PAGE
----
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THE MONTANA POST'.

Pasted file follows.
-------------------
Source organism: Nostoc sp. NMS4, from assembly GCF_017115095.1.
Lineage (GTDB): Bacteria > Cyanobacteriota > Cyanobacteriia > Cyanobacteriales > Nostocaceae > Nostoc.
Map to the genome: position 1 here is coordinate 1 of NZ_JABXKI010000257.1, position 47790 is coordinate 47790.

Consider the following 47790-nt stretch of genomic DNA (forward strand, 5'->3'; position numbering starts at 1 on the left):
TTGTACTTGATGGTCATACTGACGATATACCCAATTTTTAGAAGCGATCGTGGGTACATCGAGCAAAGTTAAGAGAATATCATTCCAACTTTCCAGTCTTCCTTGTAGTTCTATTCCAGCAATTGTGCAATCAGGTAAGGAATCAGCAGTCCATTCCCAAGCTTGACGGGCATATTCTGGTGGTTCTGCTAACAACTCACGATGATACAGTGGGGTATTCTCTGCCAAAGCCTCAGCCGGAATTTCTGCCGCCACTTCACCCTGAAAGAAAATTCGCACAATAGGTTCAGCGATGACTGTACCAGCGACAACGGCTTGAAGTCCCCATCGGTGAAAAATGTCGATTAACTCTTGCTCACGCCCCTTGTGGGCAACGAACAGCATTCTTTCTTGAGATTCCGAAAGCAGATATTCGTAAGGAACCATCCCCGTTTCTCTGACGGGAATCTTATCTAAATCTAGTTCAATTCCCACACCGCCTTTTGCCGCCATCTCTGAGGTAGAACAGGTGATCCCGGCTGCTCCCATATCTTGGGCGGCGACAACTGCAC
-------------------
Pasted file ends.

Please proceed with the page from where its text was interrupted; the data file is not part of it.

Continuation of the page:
A- N'er-vpaper, Devoted to the Mineral, Agricnltural and Commercial Interests of Montana Territory. )L. 4, NO. 40. HELENA. MONTANA, FRIDAY, JULY 10. / - S WHOLE NO. 200 nnA El ,i gulmR |' .' NT l Inn Mi MM n igH ilUm M~Mn, Imgg n ig mmgmm mmllR nmg uM I • • • ig gi gggl gun • • g gg mgl Ng ggm |I I • • g Nil • | g g ml I g IN I nil • I I I I ga I Ilang gaaggagg g gglmm l man gN • g I I g m IN mini Ig g g g The lelitana Post. '.1- II. 'rIIazL-4 - ý:DITOn. U "ni~i Unuia RFPu blican Ticket, lE~i'TiRAL U. S. GRANT, OF ILLINOIS. In I"Iiau:º l "I\EI:\"r .O F X t t't "" I're~acl er.cq C. Pr, -f acIi'm .I r. I " ..r: A E . . tr. ,f I- at 1. "r .. . i..gz iu I.*.. - 1 ., Gen. 4 Firat . . - S . ,. *"."rr, Il:.s. ; l'litje~ii. .u....1: .l ctý.>". i'Lu\-nneut : Nut~ * 1:....: I I. :1.1 4 iii Ty : Na?.Ntio's Natal \ N R.1; \.. Ai.d:.a'r , '. 1 ri[E .t ItIIEINGN1ENT. lI n ".·II ·i tar · Ilo iiii~ait party (l ec trava .r ti jul~lic nion e, tainting the Na Slit. :,c,"1 irnI.*~ing imlmigration. mo'ur at Deuiocratic Convtntion. 1 r. 0111-s oft the above, With the in.. n., icr at nine:;v in ther ~iadct, is Srtfrc -hiini. It cos' -the rii:v 1,1%'i0i the I enlocratic rebel t r'vs at tvu'.te of nmoney r:r 1. ýIcc 4Kýclfl. OT1 ' Ic"Iaiuor.tt. to * I !t 1).; i.., .blhin (. I;:",eku"ridge, ai I the five hlundired thiiii h.tr' v. with Inhion l~nvoni"ts. * o..I it, ran; the wvar 1:"" c :"ý;"ý ,Ii Irea-ul on Nort lic n 1'. liill' li, !orI rtiuc". trl a nut *n) le:, than .t).(_9F) nuon, in thuree Ir \N e hiave pail oitl three hunidred :' -ft:le National deb-t in the same :r 1"i~l s lai unº nfl the debris :un i; tled eaims. : ling great material r.jeat such na- ns-continental rail Sy's. .:,Iri r an river imnprovement :: 1 .ning I .'i, ns of rations and u.v o fte.t,: 'itle and shelter the ;i.titute anti suttering of tihe South. S k : wll aIs ,laHcks. whose petitions :"..i in upi,,:' the *. erniime t. "-Ex :::nt w-te." IHlas not the cry of 1).·1 " - r: "." I .een loud and continuous ':u ti., pt:ties: p)pers and village :t 2;, - :,l:,rs to every l.tnwiltcratic 'nl:I., er i. t o 'nretS, delltnClt!ing pay :..,,t,.h.!f a a uch mr.ior. as the National ,". ;".r the slaves that tGod created .ith liberty for a right, if the Declar ;:tion of Independendnce is true. And vet "V!,nmutir and his "dear friends" of riot .atorietny, prate of extravagance. Si::nting the National -redit. ' The ol:m)ination of ' endleton by the few \\etern States caused a depreciation of ,r , ,curities albroad, an a sudden flow t l aids to this country, fromn which "i..v idid no,t recover until the platform and nomination of the Republicans at Siicag, sent them up several per cent., Schiange so marked and healthy that Svn the, N. Y. Ir,rld noticed it with avor. "Tainting the National credit." \\ hen the La ('rosse )Denmcrat, 300,000 ,i:,ies per week, the exponent of the :.ma:se:- of I)emocrats and more read and :iWd to than any DIemocratic paper in the cuntrv. declares unqualifiedly for wholesale I:tI'EI'DIATION. A nation gives :,, ~rurity for payment but its pledged ::itih. That we have declared inviolable; hat Democracy has already violated. Impedinr immigration." Does it xk like it. when a dozen keels a day .r, grating on our shores, bearing 500, 1,09- sturdy toilers here every month \ millions per year. The debt per lih.adl is. in Britain. $135: in Holland, '111: in the United States, less than u7O. 1Olffering them homes and liberty :',r !.v,*rly and serfdom; labor and re ward for labo>r and exaction; man's ,.iuality fo' ·"-an's tyranny; is that to ' - cl: stuff as Seymour's for S-' . flimsy, growling, sore S ,.A. .le coagulating elements a - New York. When it • .."r: - '. sour. M .: -h. i S. Senator from Flor 'lah .·riL.t szort term was originally rori ' eý" .a, is a graduate, and was, rs . P" F-''eor in the Universlty at A ~:i,: s. a"i served as an officer at t.- army Tr ,,u, hout the war. TIEl OIVERLAND MAILS. The Bill t, aimend section 4, of the Act of the law of March 25th, 1864. which huposes letter postage rates on all tran sient printed mail matter conveyed be twee-(n :Iho western boundary of Kansas and the eastorn boundary of California, came up in the House. June 19th. The Senate had amended the bill to read that the .-xtra I estage should cease Sept. ;~3, 1468. and the iques:ion was on its r'ef r, uce to the ('oimlnittee on Post Of fi,^e.; anid Post RJoadls. Quite a lengthy debate e'uued, Mr. Cavanaugh leading ,il: ani Ie-.rrs. C'hi!c)tt, of Colorado. C:ark, of Kansas. Ashley, of Nevada, anud Bashtord oft Arizona, followed on the uait. side. Mr. C'avanaugh made a strong argument. presenting tihe facts that it was a tax upon the intelligence ,of the people of the territories, and tLat men in the mining regions could not be conie suiscribers to eastern papers, like those of other communities, because from the nature of their avocation, they wverr migratory, shifting continually fron one field of industry to another. lSpeaking of the character of the moun tain nien, he -aid truthftully: "And furthermore, let me state that gentle men are mistaken as to the character of the people who live in those Territories. We are a reading people in the West. It is not the fossilized remnants of civilization who go to the West, but the yrung men with living blood in their veins. It is the poor young men and not the wealthy who go to the West; the young, the middle aged, and old men of ener gy and pluck from New England and the Middl" s-tates ; and, sir, they go to reap for tune in the development of the great resour ces which God in his wisdom has hidden in our mountai.-s, men who create and build up new States, who found new Cotmmonwealths, who add n;t ; stars to the national flag; who lay broad andi deepl the foundations of civilization in tie i:ithertu unlknown sections of the conti nent ; ,tlm' :x' aud the rifle leal, the church a.: ti ,,, .c .hookl-h,:,:- a foll.o . N' wr. \r. ,,lp eakr, I ask the gentleman from Illiu.,m wciy ti.e people of tlh; Territories I h.::v,' in-l s~houll L, taxed. why this embar -o, hmll II, l::iii ,on tuh ir intiliigence. why the Derpartment :t Wa.-lington should die crianinaite between the Rocky mountains and Kian-ac. .Nebraska, (Iregon, and California. Why lay this emab.argo upon the keystone! which holds the arch of the nation together ? Aye. this golden keystone; for almost every mountain pas, gulch, and canyon is rich with the precious metals, and he" teeming soil yields bounteous harvests to repay the hus bandlman for his industry." Idr. C'hilcott dnoucid1 the u u ust dis crmiination against the people of the tl.rr.:ories, and the compulsory payment ( ! 96 cents per pound on mail nmatter, W.. "!e the postage to foreign nations was only one fourth that amount. Mr. Clarke was in aver of the bill taking effect in mediately, and thought that \Vells.Fargo & Co. should not carry letters by their express. to the exclusion of printed pos. tal n:attcr. Mr. Ashley, of Nevada, said that by September the distance between the two approaching ends of the Central road, would be only 700 or 800 miles, re. quiring st1age transportation of mails. WVeils, Fargo & Co. exacted 96 cents per pound from California to Nevada, and now put in the bid for carrying the mails at $1 .;00,000, while anmothler party made a bid as low as $335,000. lie presumed if this bill passed. the increase of mail watter would be principally newspapers an1 l'priodicals, but the shortened time of staging should make amends for the increase of quantity. lie stated further that owing to the peculiar phraseology of the bill, persons living east of the line of Oregon, were not affected by the old l embargo. Although this is substantially true, and probably would be so construed by the courts, we can assure Mr. A. that the people of Montana have been requir. ed to pay the same excessive rates as those of other territories. Mr. Bashford concurred in the views of the others. and all hoped the Senate amendment to section 4 would pass. Mr. Farnsworth explained that the contract with Welils, Fargo & Co. expired September 30; the bids for the letter mails were already in, and the recent high bid of Wells, Fargo & Co. was in anticipation of the heavy increase of printed matter which they would be required to carry under the passage of this act, while the others were made with reference to the con, tinuance of section 4. The question was now whether the House was willing to add $900,000 to the expenses of the De partment. The vote was then taken on the motion to refer, and lost. The House concuried in the Senate amendment, and the letter postage rates on printed matter ceases Sept. 30. From a careNhl reading of the debate na the Glebe, we think all the Delegates failed to reach the root of the evil. It Wells, FPrgo & Co. comply with the terms of their con tract, it is certainly a matter that the people will not tpke exception to. if, in addition they carry express letters at eight times the goverament rates. That is simply a question between, them and the party sending the letter. The evil n tin the contract. As it now stands, and has stood for years, the Company is only required to carry ix hundred pounds of mail matter eaeh trip, which in many instances they exceed. Several large rocnms at St. Joe were two years i ago, filled with valuable publications, by this process, and never forwarded. The Company is also delivering the mails north of Salt Lake in half the time, and doing service nearly doubly as often as required by contract. The remission of rates will have but little effect, unless the Dlpartmient requires the transporta tion of tdl mail matter. We have long felt assured that the Overland Mail Com pany was not only complying with the terms of their contract, but, so far as Montana is concerned, doing far more than it required, andt in anticipation of the amendment taking effect, and WVells, Fargo & Co. continuing as com tractors, as would appear from the dec lara:ion; of Mr. Farnsworth, we hope to see the terms such that we may not see the desires of the RWest for intelligence limited to so many pounds avoir dupois,previously decided upon by Post, masters and contractors. When people pay their board bills promptly, they do not relish being put on half rations with out just cause. IN COUNCIL. Horatio Seyvmur is permanent Chair man of the Democratic National Con vention ; Belmont has the lobbies pack. ed with anti-Pendletonians; the third of the Murphy resolutions declare the bonds shall be paid in strict accordance with the terms, and the first recognizes "the extinction of slavery,"and "the her isy of secession." The War Democrats and the bond'holders are ahead so far, and if a majority of the Convention favor the platform, Pendleton is a "dead duck." The 3d, 4th, 5th, 6th, 7th and 9th Re solutions of the Chicago Convention, and the 3d, 6th and 8th of the proposed. New York Platform, are almost identl~ cal in their objects:-the strict fulfil ment of the National obligations; econ omy of government expenditures, fund ing of the National debt, equalization of taxes, restoration of civil government, and a recognition of the rights of nature alized citizens. There is some difference as to the causes that render r 'tor necessary, and the Democracy return thanks to Andrew Johnson for nursing and declaring pardon for those whom he once vowed "'should take back seats in the work of reconstruction;" whom he exempted, to the number of .40,000, from the privileges of citizens whom he declared, so late as his last Annual Mes. sage, should be punished, but whom he restored to all rights, privileges and pre. rogatives of citizens before he got drunk on the 4th of July. The proclamation was issued early in the day. Mr. Chase also had a cracker of comfort to sooth him. The platform, a synopeis of which is telegraphed, is doubtless the most di" plomatically arranged system of catch words the Democracy will be able to framu ; anud s:ill, as compared with the recorded expressions and doctrines of the leaders and organs of the party, it is more vulnerable than the heel of Achilles, and as racketty as a Five Point Tenement house. It very clearly chal. lenges the mass of the party to a fight, and we anticipate the Pendletonians will take up the gage, as it will afford them a test of strength before voting on candidates. The internal convulsions of 'the Democratic party have commenced, and the bulletins announcing the con, dition or collapse of the patient will be looked for with the liveliest interest by the "friends of the family." The Demo. cracy had not a principal they could call their own, for the last six months, and they are anxiously anticipating the man. ufacture of a few of the "eternal" kind. by the assembled wisdom, weakness, variagated post bellumn patriots, and would-be government papsauckers at Tammany Hall. It is the tempest in real life; Grant in the role of Prospero, the Genius of Liberty as Ariel, and the democracy oat at sea in a fated craft. The storm begins toaday. Speed thee, Ariel, the Sycorax of Rebellion is dead. but modern democracy is her litter,- Caliban. Your mission is "comfes.io is their counsels." Are You Ulgurats, or T'lre. ereseu The PosT oberv "the hmach road, ift eit, wuL1d be copuarativ n othiag to as; a brIach liae, .veyta.. Now smch a s. gestioa this is sQpei.ial and has no age seat in in it watvr. It mak no ditalreo bI what same the li.ae trts Monta.ma is v banla. s Noires M e Mseotim with both ti Atlai sat paciac. It will be "msat temak liue tfrom Omaa to P -te dliss eof Mosetaa an take the be.lme oad and go ther to New York, Lea ma dciso or Poek.-[DreMo rt. The above sttles the ster, esmnl, sively, that the De dtses labods mea der a staasgly absurd hasllsnaa es is peposly endeaverisag to ded" tb. people'eo the ralsoed qassti.. Ita aot e that ter all the Damm~ st his aid o the subject of a batd vesd r is wholly ignorsat of the peoposedu mete sd t realm E ftat ti e;yet, it slre, these are mis-s'tatemesat that so respea table journal would wilfully make. The Branch Road to Montana is only intend ed to run from Soda Springs or vicinity into the Jefferson or Madison valleys. The Portland branch leaves the Central Road at another point and passes down Snake river. The two branch roads di verge from the point of starting, and the Montana Branch as reported is a line due north nearly 500 miles.with no other connection. After traveling over the 5100 miles, we would be as far from the great Atlantic cities as we would be in Helena, by the Northern road. The question was put to Mr. t'hilip Ritz in Washington, by the Directors of the Central, why the people of Walla Walla would not prefer the immediate Branch to the prospective Northern main line. "One reason," said he, "is that after we had traveled or shipped our goods one thousand mile. by your proposed Branch we would still be as far from Chicago as we were at home." The logic was ap parent, and it is to any one, except the Dcmocrat. We would not object to the name, but it does not "secure us con nection," except by hundreds of miles of a circumbendibus, and the assertion that the Central proposes to construct a road here that will be "a main trunk line from Omaha to Portland" is simply untrue. We refer to the Reports of Chief-Engineer Dodge on the subject. rthe intent of it is to crush the Northern road in its incipiency, withdrawing the aliment, and prematurely strangle the greatest project ever conceived for Mon tana. We hold that who encourages the Branch Road is an enemy to the Territory. Such is our honest and de liberate conviction, and so we shall speak. THE ALLI.S. Under the circumstances, IlDemocracy ought to feel proud of their military allies at New York and the military proud of their associates. A Conserv ative Soldier's ('onvention called by a do'en men discha'rged or resigning early in the war; others dubbing them selves with immense titles they never received from the government, and a few soured failures, marshalling the motley crew of suttlers, bummers, bounty jumpers and perhaps a few good but misguided soldiers, in league with a party whose papers and stumpers have denounced them with all the blas phemy and billingate their vocabu lary contained. Franklin forChairman: He had a corps before Fredricksburglh. He sacrificed two thousand men in an hour by an act of criminal stupidity that should have cashiered him. IIe lost the battle by it, after it was won (enls. Meade, Burnside and Robert E. Lee know this. He was relieved in dis grace and turned up to save the Union by making pretty speeches "full of sound and tury signifying nothing." Henry Clay Dean should make them a speech. He said of a crip pled Union soldier a few days since it Ottamna, Iowa, "these one-armed sol diers, who are thrust under our noses as objects of Charity, are fit carcasses for the gallows." It tallies nicely with the high toned proposition to pay them in gold. Brick Pomeroy, should make another speech to them calling them "thieves" "cut-throats," "booty bri gands" and a few other of his choice pet names, and then-they would prob ably have enough of Democracy. Still, birds of a feather mlADIMON COUNTY. The Democracy of Madison have made their selections. Mr. Russell, is nominated as colleague with Mr. Davis In the Council and we incline to the opinion, if elected he would "run in a crowd by himself" as Mr. Davis did on a mjority of the bills last session. Mr. Sam Word, the most talented member and best debater of the House last winter, is thrown overboard as also Mr. Frank Patton, who although not a Sait speaker, was one of their shrewd est nandciers, and that which is a scarce commodity in any party-a comscean tious politician. Mr. Dosegan has been a member of the House before, and his nomination is a concession to the Irish elepent which the McCulloch combina. tioms from out last year, to their sorrow. If a Democrat if to be elected in Madison county, we hops It will be Mr. Donegan. unet, plain spokme, bat honest, his west fbult is in adheming to a party for the same, wh>t retains nose of the p-iaples that ores msade it worthy of amars. The Tiemseer and Comis ismrs rae pWt Ismbmests. We mmiMs.r the sickts whole, a we.k es., sd4f the spolte s. exers them. Wslin Maison eosunty man -lest the fa ete thieas by over swe hundred majority. They have she mataeial, the eeragy, and the votes. -Use them. PrE .EMWTIONr Or LOE S. It is well known that under the earlier instructions of Commissioner Wilson. regarding the pre-emption of quartz leads under the Mining Laws of July, 1866, the officers of local Land Offices were aware that a conflict existed be tween the intent of the law regulating the number of feet that might be pre empted and the Commissioner's expo sition of it, and their duty in making entries under the law that would not lead to litigation was not clear. A let ter recently published in the POST sta ted that the Commissioner had recon sidered his instructions, and on more thorough knowledge of the facts of the case, had determined to revoke the for mer instructions and issue others in conformity to the intent of the law. The following letter to the Land Officers of Colorado, called forth by the diversi ties of opinion regarding the privileges of pre-emptors, places matters on a square basis, and to use the words of one of the Registers. " they can now begin to see daylight." We yield a goodly portion of our space to this let ter. which is of import to all who de sign securing titles to their Mineral Lands from the United States : DEPARlTMcrT O TH3 IlNTRIOR, (GnaERL LIAD Orvric, June 13, 1868. Rerister and Receiver United States Land OfJce, Desr,. Coloredo TerriCtrg : OGay.awaa :-The Hon. 0. M. Chilcott, from Colorado, has called the attention of this office to controversies existing in some of the mining districts, arising, it is said, from differences of opinion in relation to the proper construction of the mining act of July 26, 1866; some persons contending, it appears, that since its passage, a company formed merely for mining purposes and loca ting claims, can take 3,000 feet on the vein, although such company or association may be composed of less than fourteen individ uals. As the question may come before you in your official capacity, or on application from persons desiring information, the construc tion placed upon the last proviso of the fourth section of the act, b7 the General Land Office, is now communicated for the benefit of all concerned. The manner of making locations and the number of feet that can be taken on the same vein or lode, by an individual or an association, depends ! upon the rules and customs of miners of the respective districts, the act of July 26, 1866, in no respect superceding or modifying those customs except where they authorize the lo -a_ -- . mui *..t nu theae lode by any one person, or more thnn 3, feet by any association of persons. In such cases the statute restricts and reduces loca tions made since July 26, 1866, to the above named quantities respectively, as the maxi mum in each case, and this is the only differ ence existing between the local mining regu lations and the controlling act of Congress. An individual cannot since the date of the act locate more than 200 feet on the same lode, nor an association more than 3,000 feet, no matter how many persons may be associa ted together, or what the local customs may prescribe. Whether a company or association can take as much as 3,000 feet, depends upon the mining regulations of the particular district, and the number of persons associated in such company. Individuals cannot by forming themselves into companies locate a greater number of feet to each person than can be done by each acting separately. They may locate as a company, or an asso ciation, at the rate of two hundred feet to each individual embraced in it, with an addi tional two hundred to the discoverer, if the local custcm± permit that much to be taken, until 3,000 feet are located, after which no additional quantity can be claimed on the same lode by the same company, whatever may be the number of its members. In districts where the mining regulations limit locations to less than two hundred feet to each individual, or less than 3,800 teet to any association of persons, claimants will be restricted accordingly, such regulations re maining in full force, being unaffected by the act of Congress. These remarks apply wholly to original lo cations, made in pursuance of the rules and regulations of miners in the several mining districts. They have no application to claims in the hands of purchasers, and it is not to be understood, from what has been above stated, that a mining claim of 3,000 feet may not be owned and controlled by an association of less than fourteen persons, where possession is obtained by bona fide par chases for valuable consideration, or partly by purchase and partly by location, there be inl nothing in the act of July 26, 1884, to prevent an asociation composed of any num ber of individuals, from holding such claias, and upon proper application and proof, ob taining a patent therefor. When the mining act was first pased it was thought that among the great variety of lo cal rules and customs, existing in a thousand remote mining districts, and known to as only as they come here in actual caaes, there were probaly some authorising the location of large claims, amounting to 3,000 feet or more, by companies or associations, in con ideration of the construction of improve ments enhancing the value of large numbers of claims, as the building of a tunnel to drain the mieas of a certain lode, or system of lodes, or the erection of any other improve meats, seuring a common object and promo rig a commea interest, As sckh companies would not have been formed for the purpose of locating claims, and the privilege of doing ao, if conferred upon them at all, would have been in the na tare of a reward for having promoted the general welfare of a eartaia distriot by the zpemdtaen of ~ t sad labor in works of impmvemeut hnluial to all, the right of akrab euck ideation to the extent of 3,000 fee in pusmaner of suc apposed slain` reg latot, wai believed to be indepeeat ot he qaustion of the sise of the company, and that. Sing g adwred the service it was enti tied to mke the location, whether it was eempeed of a greater or les number of meI bLrs. If the .gulations of aay district embraced provisles of tbftr eeameariag upon sw ompamP hbOg or at foe eses sm as=l r beesn eu the righted locating 3,0q Sets o a ls.., or ea r oe* ofo a sa oer of lodes, bs ttd by s impro. ve mta , iis n.l _ 0. ved she. t ere would be a betwaae s and the act of dlyk 198 as wroul d ptlhe of .orha tib Istes m e iaion. tý br It be that no such regulations exist, but as the customs of miners scattered through the numerous mining camps of the western States and Territories are not to be found in any compilation, many of them never having been reduced to print, it is not surprising that misapprehension may have occurred in that respect. As to associations or companies formed for the purpose of locating claims, however, it I is very evident that they are subject to the limitations found in the provisos in the fourth section of the act; and that the re striction of 200 feet to each locator, cannot be evaded by forming an association. Very reepectrully, your ob't serv't, Jos. WILSON, Commissioner. PBREIBYTERIAN. The fol'owing figures show the respec I tire and united strength of the Old and New School Presbyterians, whose Gen eral Assemblies in Albany and IIarris burg, recently °agreed upon a basis of Union : In 1867 the Old School numbered 35 i Synodn, 176 Presbyteries, 2,302 ministers, 2,622 churches, 246,350 communicants, and 195,023 adults and children connect ed with its Sunday schools. The New School in the same year had 23 Synods, 109 Presbyteries, 1,870 ministers, 1.150 churches, 161,539 communicants, and 163,292 persons connected with its Sun day schools. The united numerical strength of the two bodies is as follows: Synods ................................. :8 Presbyteries .......................... 285 Miisters............................... ........ 4,182 Churches................ ............................. 4,182 Communicants .............................. ....... 407,88 Sabbath school attendants ..................... 35,2t;i. During the war the Old and New Schools South coalesced, but separated themselves from the church North. This and the other branches of the Presby terian church still without the pale of union, are in strength as lollows, the re turns, however, being incomplete: Denominations. Churches. Min's. Commnni'ts. United Presbyterian 717 342 3.4 ) Pres. Ch, (the South ern church)......... )29 1290 6. 52P Cumberland Preby. 1 150 1J,000 Associate Reformed Presbyterian........ iGJ Reformed Presbyte rian.................... 1:21 1 .334 'A'otal....... ........ 1 3104 '71,:71 A Scarp Controversy. Oommissioner,Rollin'd letter of resignation in which he sharply criticised Andrew John son, has been returned to him with the follow ing endorsement : "The within communication, just handed to me, althou;h bearing date of the 8t t.tst.. ;._ 1,~t-ruai ania incorrect in i sate ments and unjust and disrespectful to the President. It is therefore returned to Mr. Rollins. HuGH MCCULLOCH. Sec'y. Thursday evening, June 11th, 1868. The Commissioner has again returned the letter to Mr. McCulloch with the following second endorsement : "Unless the Honorable Secretary shall point out wherein the endorsed communication is either 'partial and incorrect in its statement on unjust and disrespectful to the President,'I must consider its return to me as unjustifiable and the reasons therefore other than those as signed." Rollins teems to be ahead thus far. The New York Tribune gives the fol lowing as the bids opened in WVashing ton last week, for carrying the overland mails : From the terminus of the Union Pa cific Railroad to Virginia City, Nevada: Wells, Fargo & Co ......... .... $1,314,00 Jno. Alleman .................... 460,000 C. A. Cook ...................... 390,000 C. M. McLaughlin ............... 350,000 Carlton Speids .................... 335,000 From Cheyenne to Denver City : C. A Cook .........................S20,000 Wells, Fargo & Co .................. 17,000 Carlton Speids ..................... 15,000 H. Wheeler ......................... 13,000 H. Johnson ....................... 9,775 From Cayote, Union Pacific Railway, Eastern Division. to Denver: Wells, Fargo & Co ...............$84,000 C. A. Cook........................ 79,000 C. Speids ........... ............. 49,000 HI. Wheeler ........................ 45,000 II. B. Hawks ..................... 24,000 POLITICAL. Some seventy-five Democrato came in a body to the Republican caucus in Auburn, Me., the other night, announs cing their intention to vote and work with the party henceforth. Gen. John A. Logan, Gen. Carl Schurs *Gen. Palmer, the Republican candidate for Governor of Illinois, Senator Pom eroy of Kansas, and Fred Hassaruek of Ohio, are to stump Iowa. The new constitution of Florida is said to have modeled lfter the Consti tution of New York, and particularly in the clauses providing for the adoption of amendments by two successive Leg islature, and their subsequent ratifica tion by the people. Wooley is delighted with the homage which the Democrats are paying him, and highly enjoys the martyr process. He says that he will run for Congress, this fall, in his district, the second Ohio, now misrepresented by Gen. Sam. Cary. The Republkcans of Philadelphia have nominated Gen. Hector Tyndale for Mayor ; Hoo. Isaac Hazelhurst for Dis., trict Attorney ; Benjamin L: Berry for Congress for, the Frst District ; Hon. Charles O'Nell for the Second; Hon. Leon rd Myers for the Third, and Hon. Wm. K. Kelley for the Fourth. The New York Leader having said, "If Colfax ha. ever been a printer, he'll know what it is to have a form pied next November," the Providence Jour. sal adds the following diamond toot note : "Exactly so. The Democratic form is already so badly asuabbled and of isa fee that tae strongest chas in the eountry can't hold it ýgether, and there are clear ind tions at it will be sla h-1, the receptacle for broken forms, very early in November."